Book Review: Wonder

            Wonder by R. J. Palacio is the kind of book that from the first page, made me tilt my head to the side and raise my eyebrows.  That is code for, “Huh.  I’m interested.”  By the end of the first chapter, I was already invested in the main character, August “Auggie” Pullman, and anticipated being mad at his enemies and cheering his victories as I read on. 
            Auggie was born with a host of facial anomalies, making his appearance exceedingly unusual.  In his words: “Whatever you’re thinking, it’s probably worse.” As a speech pathologist, I’ve had some exposure to children with facial anomalies.  I really applaud the way Ms. Palacio dealt with the description of Auggie’s facial features.  She realistically portrays the struggles of what this kind of genetic snafu would entail, including surgeries and difficulties with basic things like eating. Throughout the story, she intermittently gives us bits and pieces of details, like stolen glances, so that by the end of the book, we have a pretty good idea of what Auggie looks like, without ever having to stare him in the face, which he would hate.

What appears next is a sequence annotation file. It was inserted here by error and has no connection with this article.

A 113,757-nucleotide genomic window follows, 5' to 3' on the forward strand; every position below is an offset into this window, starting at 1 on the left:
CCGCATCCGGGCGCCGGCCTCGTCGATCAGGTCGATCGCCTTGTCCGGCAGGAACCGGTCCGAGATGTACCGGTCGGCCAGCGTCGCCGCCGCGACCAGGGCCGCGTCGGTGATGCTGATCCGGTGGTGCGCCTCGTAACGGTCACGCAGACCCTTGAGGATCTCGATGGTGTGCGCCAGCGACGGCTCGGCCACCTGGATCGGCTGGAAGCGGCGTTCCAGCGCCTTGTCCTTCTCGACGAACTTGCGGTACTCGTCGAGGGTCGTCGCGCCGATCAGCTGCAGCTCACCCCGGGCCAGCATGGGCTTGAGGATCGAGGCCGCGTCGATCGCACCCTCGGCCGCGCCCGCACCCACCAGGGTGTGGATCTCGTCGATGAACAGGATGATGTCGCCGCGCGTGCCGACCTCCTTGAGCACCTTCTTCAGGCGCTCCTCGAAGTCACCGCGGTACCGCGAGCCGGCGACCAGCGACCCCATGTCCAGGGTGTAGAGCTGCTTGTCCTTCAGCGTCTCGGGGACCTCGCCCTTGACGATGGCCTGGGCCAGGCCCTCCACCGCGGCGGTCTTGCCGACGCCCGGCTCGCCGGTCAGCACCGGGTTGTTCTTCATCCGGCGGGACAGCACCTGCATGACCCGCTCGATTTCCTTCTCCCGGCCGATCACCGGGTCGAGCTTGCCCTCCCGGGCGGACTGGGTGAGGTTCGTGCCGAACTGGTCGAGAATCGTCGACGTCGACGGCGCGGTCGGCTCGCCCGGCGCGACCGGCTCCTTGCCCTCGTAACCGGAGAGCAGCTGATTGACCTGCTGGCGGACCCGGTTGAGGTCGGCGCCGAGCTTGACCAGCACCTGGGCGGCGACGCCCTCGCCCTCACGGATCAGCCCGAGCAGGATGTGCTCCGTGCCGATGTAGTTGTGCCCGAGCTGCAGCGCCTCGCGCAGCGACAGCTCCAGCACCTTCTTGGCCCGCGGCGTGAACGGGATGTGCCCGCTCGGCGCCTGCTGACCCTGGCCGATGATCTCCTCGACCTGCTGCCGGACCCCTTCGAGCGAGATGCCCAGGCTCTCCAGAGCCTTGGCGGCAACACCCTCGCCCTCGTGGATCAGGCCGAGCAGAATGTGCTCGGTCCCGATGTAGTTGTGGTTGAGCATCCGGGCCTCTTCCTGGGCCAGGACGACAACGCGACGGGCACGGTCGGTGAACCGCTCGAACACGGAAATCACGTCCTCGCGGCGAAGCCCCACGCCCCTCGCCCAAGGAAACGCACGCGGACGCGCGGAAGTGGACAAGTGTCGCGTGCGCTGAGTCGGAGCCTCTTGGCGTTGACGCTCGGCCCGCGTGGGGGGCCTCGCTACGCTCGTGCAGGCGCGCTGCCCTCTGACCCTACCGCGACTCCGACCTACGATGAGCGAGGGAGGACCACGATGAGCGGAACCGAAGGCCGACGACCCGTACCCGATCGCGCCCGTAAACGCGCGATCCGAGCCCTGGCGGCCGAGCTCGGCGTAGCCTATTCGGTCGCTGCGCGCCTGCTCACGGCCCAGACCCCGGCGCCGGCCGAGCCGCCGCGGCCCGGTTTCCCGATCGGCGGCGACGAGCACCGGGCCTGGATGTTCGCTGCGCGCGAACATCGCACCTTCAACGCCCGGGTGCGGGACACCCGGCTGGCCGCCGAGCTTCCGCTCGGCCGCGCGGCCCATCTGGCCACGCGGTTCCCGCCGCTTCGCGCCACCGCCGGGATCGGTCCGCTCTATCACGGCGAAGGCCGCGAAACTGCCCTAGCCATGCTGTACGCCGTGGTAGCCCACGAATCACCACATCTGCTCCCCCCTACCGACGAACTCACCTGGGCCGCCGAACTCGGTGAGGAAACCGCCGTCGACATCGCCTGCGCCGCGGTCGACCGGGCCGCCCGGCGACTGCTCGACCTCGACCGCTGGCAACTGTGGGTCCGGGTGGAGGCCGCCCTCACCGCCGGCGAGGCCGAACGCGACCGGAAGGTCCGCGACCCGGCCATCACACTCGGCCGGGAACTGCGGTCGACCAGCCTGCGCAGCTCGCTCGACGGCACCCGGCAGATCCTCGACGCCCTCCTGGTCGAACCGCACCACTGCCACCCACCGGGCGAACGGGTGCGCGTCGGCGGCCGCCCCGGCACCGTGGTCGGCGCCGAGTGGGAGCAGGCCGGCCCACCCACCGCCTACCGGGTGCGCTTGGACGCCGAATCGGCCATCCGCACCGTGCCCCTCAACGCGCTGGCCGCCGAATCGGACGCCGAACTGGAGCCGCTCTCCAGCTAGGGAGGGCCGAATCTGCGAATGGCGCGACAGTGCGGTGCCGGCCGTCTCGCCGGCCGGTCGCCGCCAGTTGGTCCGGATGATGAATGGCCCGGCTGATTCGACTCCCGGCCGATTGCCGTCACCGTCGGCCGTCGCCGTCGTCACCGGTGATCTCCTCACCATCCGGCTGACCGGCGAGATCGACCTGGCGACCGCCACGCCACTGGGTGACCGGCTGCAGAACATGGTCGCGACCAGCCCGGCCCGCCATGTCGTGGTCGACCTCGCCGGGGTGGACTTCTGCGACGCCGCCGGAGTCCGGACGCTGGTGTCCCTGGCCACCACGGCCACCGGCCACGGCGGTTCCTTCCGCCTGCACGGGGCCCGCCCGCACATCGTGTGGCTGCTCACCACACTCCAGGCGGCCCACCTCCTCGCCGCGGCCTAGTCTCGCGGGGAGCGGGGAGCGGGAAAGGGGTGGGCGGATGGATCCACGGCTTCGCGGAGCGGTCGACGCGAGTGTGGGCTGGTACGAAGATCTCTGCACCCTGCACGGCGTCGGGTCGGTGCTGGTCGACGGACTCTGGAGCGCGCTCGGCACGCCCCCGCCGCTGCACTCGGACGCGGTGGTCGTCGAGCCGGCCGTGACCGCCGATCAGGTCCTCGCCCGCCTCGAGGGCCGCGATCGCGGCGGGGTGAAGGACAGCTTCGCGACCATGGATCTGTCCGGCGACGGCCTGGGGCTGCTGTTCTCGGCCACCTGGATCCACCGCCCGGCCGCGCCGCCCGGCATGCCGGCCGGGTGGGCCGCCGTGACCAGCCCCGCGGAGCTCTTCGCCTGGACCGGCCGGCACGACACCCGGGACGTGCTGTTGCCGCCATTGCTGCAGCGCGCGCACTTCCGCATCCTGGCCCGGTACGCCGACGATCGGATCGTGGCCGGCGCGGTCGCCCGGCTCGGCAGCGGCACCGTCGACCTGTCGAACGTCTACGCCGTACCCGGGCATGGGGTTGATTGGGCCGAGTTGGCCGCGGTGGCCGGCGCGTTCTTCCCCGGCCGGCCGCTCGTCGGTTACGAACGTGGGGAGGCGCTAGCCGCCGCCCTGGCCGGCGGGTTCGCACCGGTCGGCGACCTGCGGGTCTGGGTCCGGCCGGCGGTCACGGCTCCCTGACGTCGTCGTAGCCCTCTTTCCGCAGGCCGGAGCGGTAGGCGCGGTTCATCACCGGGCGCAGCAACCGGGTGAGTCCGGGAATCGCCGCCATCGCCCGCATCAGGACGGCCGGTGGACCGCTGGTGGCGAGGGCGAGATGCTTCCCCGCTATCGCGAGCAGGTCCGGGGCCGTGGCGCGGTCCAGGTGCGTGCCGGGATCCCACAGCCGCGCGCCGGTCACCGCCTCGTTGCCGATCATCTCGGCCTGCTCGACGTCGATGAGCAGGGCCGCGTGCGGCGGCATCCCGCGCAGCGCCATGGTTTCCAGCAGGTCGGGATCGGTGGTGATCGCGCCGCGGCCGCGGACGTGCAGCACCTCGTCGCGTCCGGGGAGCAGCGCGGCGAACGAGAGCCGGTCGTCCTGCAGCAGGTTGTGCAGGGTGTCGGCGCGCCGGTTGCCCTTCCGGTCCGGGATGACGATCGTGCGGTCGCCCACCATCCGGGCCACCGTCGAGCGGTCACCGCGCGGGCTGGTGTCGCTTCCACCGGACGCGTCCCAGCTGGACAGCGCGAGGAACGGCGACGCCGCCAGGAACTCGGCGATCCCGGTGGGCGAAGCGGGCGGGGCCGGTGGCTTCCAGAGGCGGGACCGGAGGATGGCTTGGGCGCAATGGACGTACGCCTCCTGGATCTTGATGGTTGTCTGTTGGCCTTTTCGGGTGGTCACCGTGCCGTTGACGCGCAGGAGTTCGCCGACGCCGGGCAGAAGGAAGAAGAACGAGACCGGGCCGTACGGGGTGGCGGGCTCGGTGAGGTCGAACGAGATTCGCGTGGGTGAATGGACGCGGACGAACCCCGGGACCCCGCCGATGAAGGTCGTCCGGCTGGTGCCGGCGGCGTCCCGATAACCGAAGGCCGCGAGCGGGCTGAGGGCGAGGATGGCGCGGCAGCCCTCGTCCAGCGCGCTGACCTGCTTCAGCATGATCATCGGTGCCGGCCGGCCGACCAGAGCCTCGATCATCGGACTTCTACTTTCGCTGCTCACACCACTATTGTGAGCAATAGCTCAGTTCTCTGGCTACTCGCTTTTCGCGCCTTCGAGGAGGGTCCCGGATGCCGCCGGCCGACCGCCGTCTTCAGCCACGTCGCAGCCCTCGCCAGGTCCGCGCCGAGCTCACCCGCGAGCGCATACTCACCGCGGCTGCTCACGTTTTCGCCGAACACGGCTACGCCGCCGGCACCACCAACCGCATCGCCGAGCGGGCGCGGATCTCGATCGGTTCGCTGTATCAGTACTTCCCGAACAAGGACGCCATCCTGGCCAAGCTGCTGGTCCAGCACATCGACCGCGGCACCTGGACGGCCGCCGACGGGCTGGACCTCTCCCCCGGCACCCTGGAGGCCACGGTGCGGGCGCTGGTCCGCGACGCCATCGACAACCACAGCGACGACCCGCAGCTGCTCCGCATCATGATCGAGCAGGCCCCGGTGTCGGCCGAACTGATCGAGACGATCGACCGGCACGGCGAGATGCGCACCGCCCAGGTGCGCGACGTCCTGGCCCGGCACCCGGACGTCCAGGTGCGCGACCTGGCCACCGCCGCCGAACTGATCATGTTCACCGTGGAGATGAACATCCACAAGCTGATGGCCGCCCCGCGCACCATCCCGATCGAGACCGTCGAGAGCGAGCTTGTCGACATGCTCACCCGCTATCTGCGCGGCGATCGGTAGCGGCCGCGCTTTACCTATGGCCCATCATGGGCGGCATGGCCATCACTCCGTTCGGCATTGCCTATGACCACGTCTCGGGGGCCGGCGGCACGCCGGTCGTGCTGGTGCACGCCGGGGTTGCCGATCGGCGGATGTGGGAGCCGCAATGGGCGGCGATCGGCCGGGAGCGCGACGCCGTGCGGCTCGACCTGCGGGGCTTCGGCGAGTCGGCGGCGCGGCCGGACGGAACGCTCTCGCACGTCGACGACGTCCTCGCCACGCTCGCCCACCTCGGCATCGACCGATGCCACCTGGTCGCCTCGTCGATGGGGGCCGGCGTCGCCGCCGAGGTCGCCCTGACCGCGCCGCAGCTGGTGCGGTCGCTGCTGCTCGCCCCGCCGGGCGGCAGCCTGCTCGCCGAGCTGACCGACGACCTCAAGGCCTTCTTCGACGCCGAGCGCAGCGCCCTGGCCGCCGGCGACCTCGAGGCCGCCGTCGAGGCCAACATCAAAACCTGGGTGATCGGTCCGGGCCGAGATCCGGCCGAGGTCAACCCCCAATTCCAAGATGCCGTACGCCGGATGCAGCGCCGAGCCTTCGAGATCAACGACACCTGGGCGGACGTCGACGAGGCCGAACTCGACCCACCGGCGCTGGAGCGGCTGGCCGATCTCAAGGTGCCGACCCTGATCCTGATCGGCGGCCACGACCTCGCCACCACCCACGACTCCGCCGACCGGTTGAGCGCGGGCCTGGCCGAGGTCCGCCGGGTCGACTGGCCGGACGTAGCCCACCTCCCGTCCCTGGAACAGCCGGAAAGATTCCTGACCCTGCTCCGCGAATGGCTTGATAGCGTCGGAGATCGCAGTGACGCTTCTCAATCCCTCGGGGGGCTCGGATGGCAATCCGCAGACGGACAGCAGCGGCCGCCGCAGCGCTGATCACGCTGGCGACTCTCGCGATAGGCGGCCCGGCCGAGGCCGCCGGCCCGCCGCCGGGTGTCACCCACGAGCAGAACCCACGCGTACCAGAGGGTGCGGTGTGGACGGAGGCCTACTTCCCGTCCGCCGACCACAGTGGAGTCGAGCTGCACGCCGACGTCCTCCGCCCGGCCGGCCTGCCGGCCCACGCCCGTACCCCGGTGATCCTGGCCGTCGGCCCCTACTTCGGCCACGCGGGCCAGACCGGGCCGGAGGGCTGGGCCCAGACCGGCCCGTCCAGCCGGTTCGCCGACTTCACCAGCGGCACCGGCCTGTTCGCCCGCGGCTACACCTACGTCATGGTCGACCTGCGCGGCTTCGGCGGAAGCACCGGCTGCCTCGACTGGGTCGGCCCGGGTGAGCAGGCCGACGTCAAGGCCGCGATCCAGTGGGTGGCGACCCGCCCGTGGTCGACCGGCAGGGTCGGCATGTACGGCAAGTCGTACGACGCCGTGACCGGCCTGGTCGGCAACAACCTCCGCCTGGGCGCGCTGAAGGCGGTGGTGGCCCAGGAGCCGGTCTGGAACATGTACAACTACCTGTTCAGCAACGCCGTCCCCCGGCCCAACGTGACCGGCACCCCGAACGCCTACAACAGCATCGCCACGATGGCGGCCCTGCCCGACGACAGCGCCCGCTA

We meet Auggie as he is about to enter 5th grade, his first time going to school with other children.  From there, the author creates a well fleshed-out microcosm of society.  We feel his parent’s anxiety tenderly, and his sister’s protectiveness fiercely.  As new kids enter his world, you will find yourself thinking, “which kind of kid would I, or my kids, be?”  You will hope you’d be like his non-judgmental friend Summer, but if you’re being truthful, you’ll wonder if you’d be more like Jack – friends to his face, but denying him behind his back, or Julian – downright unaccepting.
            The teachers in the story can be a bit preachy at times, and adult readers may feel like they are being force-fed the story’s morals.  However, I happen to appreciate teachers who weave character education into their lessons, and find myself force-feeding morals to my own kids from time to time.  For the intended audience of a middle grade novel, it works.
             This story is a must read for kids in today’s society.  We have had amazing breakthroughs in medical technology, and more and more children with differences are surviving and thriving.  We want these kids to know that while it might take us a moment to get to know them, we value them and want them in our lives.  We want our ‘typically developing’ kids to understand that we all have differences, we all have struggles, and people should be accepted for who they are, and the gifts they have to share.  This book will help with that important work. 
                I highly recommend this book.  I hope you will read it and enjoy, then pass it along and share the message.  Wonder, and August Pullman, will be with you for a long time.  

To purchase:

Also, check out the book trailer on You Tube, keywords  RJ Palacio Wonder

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